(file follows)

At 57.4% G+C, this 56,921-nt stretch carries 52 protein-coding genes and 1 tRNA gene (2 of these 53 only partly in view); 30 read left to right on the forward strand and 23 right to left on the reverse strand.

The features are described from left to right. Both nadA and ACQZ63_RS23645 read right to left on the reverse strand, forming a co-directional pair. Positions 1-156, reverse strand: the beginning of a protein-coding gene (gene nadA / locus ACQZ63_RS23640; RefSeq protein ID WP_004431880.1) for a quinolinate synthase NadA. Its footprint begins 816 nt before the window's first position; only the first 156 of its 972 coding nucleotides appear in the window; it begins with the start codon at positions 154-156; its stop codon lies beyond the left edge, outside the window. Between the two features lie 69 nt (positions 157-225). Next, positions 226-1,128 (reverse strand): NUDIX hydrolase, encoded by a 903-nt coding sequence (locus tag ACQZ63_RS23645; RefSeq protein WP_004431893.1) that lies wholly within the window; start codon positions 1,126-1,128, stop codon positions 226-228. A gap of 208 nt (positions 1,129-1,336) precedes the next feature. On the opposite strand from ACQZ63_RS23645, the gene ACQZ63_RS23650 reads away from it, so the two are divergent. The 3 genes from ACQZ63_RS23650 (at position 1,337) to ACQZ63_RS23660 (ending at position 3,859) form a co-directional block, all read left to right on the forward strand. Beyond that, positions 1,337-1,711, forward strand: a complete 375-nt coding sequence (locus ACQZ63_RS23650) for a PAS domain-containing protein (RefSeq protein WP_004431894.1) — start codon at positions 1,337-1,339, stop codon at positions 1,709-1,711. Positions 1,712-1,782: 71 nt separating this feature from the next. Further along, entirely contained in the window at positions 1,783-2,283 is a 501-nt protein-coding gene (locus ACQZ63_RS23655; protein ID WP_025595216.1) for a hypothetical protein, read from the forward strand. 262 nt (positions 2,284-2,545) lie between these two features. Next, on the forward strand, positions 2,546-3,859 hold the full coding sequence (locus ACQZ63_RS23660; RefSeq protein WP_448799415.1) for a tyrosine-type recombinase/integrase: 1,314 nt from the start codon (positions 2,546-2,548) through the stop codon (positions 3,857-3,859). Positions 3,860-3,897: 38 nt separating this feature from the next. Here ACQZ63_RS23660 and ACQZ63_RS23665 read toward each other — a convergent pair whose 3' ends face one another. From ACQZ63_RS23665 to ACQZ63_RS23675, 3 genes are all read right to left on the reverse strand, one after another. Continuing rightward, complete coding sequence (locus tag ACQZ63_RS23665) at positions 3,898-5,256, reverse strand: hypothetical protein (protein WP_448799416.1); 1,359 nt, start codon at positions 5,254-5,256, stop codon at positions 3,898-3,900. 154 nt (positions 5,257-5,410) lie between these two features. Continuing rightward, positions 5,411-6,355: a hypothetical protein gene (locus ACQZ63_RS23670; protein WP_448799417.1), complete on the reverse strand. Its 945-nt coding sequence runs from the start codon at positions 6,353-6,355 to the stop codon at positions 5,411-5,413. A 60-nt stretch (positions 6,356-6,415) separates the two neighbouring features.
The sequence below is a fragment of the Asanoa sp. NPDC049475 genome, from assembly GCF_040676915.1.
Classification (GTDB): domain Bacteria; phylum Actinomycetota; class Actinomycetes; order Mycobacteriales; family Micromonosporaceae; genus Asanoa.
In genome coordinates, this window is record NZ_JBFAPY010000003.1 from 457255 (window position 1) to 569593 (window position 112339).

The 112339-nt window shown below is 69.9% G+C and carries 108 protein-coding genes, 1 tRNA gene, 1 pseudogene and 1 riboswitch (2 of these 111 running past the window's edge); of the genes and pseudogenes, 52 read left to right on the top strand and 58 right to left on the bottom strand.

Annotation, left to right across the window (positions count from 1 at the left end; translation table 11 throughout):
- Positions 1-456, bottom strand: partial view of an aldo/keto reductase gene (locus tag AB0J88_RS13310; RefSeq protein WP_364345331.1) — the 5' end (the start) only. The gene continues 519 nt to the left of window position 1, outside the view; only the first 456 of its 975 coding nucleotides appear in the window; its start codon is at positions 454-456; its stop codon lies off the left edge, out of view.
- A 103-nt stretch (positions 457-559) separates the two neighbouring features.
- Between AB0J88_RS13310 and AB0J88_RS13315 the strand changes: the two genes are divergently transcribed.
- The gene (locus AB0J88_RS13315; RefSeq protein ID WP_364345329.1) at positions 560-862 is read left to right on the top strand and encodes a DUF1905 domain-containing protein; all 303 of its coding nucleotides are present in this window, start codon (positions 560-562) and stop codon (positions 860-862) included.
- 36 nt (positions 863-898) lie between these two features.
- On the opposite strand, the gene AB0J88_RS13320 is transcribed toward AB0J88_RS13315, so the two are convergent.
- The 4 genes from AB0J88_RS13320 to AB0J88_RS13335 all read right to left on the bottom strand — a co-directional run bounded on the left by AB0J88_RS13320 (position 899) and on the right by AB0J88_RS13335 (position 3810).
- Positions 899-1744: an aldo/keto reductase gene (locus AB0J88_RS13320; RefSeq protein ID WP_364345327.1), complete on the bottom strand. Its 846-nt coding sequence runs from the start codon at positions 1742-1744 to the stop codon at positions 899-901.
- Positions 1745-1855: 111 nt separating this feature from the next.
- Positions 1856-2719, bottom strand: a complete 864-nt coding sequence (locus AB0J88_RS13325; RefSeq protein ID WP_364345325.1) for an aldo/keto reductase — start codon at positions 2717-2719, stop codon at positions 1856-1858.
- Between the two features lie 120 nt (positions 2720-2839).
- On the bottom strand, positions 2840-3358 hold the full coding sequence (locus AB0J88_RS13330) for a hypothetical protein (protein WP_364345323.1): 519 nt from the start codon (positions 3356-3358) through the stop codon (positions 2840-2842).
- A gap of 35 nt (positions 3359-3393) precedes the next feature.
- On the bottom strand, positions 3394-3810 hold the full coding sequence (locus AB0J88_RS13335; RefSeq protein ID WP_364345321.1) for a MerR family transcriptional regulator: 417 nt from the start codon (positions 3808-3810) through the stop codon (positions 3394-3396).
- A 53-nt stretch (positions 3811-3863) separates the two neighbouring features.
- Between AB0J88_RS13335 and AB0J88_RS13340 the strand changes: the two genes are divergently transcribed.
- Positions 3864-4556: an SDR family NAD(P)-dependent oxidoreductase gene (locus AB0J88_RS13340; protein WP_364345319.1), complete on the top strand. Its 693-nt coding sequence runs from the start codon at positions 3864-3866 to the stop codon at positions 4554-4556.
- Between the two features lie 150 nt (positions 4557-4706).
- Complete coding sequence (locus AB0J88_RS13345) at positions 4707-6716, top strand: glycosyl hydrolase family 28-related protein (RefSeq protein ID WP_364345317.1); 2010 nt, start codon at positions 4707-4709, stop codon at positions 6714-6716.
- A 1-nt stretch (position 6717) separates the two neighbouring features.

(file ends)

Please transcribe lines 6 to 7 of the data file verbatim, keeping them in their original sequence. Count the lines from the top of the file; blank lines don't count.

The 112339-nt window shown below is 69.9% G+C and carries 108 protein-coding genes, 1 tRNA gene, 1 pseudogene and 1 riboswitch (2 of these 111 running past the window's edge); of the genes and pseudogenes, 52 read left to right on the top strand and 58 right to left on the bottom strand.

Annotation, left to right across the window (positions count from 1 at the left end; translation table 11 throughout):